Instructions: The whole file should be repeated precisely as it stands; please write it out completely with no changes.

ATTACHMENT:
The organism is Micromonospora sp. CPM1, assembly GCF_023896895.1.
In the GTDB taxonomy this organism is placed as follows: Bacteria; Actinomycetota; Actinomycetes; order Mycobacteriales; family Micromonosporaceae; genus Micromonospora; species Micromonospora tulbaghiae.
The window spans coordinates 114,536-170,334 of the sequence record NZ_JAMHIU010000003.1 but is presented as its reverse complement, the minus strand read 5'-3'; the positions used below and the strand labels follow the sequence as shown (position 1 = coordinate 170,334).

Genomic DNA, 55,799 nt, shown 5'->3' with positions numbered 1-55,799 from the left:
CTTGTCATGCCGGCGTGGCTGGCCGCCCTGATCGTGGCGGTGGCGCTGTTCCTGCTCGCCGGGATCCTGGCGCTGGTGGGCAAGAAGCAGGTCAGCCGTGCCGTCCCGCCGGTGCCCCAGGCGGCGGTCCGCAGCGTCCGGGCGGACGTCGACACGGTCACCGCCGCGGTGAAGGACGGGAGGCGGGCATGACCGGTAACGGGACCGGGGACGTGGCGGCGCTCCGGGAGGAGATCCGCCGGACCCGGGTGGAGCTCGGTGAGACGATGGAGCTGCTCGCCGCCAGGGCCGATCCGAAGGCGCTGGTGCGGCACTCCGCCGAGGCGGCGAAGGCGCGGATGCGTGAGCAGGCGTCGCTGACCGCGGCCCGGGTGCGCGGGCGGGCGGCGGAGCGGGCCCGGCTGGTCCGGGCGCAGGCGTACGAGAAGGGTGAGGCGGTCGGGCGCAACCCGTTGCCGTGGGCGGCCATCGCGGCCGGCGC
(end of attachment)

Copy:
The organism is Micromonospora sp. CPM1, assembly GCF_023896895.1.
In the GTDB taxonomy this organism is placed as follows: Bacteria; Actinomycetota; Actinomycetes; order Mycobacteriales; family Micromonosporaceae; genus Micromonospora; species Micromonospora tulbaghiae.
The window spans coordinates 114,536-170,334 of the sequence record NZ_JAMHIU010000003.1 but is presented as its reverse complement, the minus strand read 5'-3'; the positions used below and the strand labels follow the sequence as shown (position 1 = coordinate 170,334).

Genomic DNA, 55,799 nt, shown 5'->3' with positions numbered 1-55,799 from the left:
CTTGTCATGCCGGCGTGGCTGGCCGCCCTGATCGTGGCGGTGGCGCTGTTCCTGCTCGCCGGGATCCTGGCGCTGGTGGGCAAGAAGCAGGTCAGCCGTGCCGTCCCGCCGGTGCCCCAGGCGGCGGTCCGCAGCGTCCGGGCGGACGTCGACACGGTCACCGCCGCGGTGAAGGACGGGAGGCGGGCATGACCGGTAACGGGACCGGGGACGTGGCGGCGCTCCGGGAGGAGATCCGCCGGACCCGGGTGGAGCTCGGTGAGACGATGGAGCTGCTCGCCGCCAGGGCCGATCCGAAGGCGCTGGTGCGGCACTCCGCCGAGGCGGCGAAGGCGCGGATGCGTGAGCAGGCGTCGCTGACCGCGGCCCGGGTGCGCGGGCGGGCGGCGGAGCGGGCCCGGCTGGTCCGGGCGCAGGCGTACGAGAAGGGTGAGGCGGTCGGGCGCAACCCGTTGCCGTGGGCGGCCATCGCGGCCGGCGC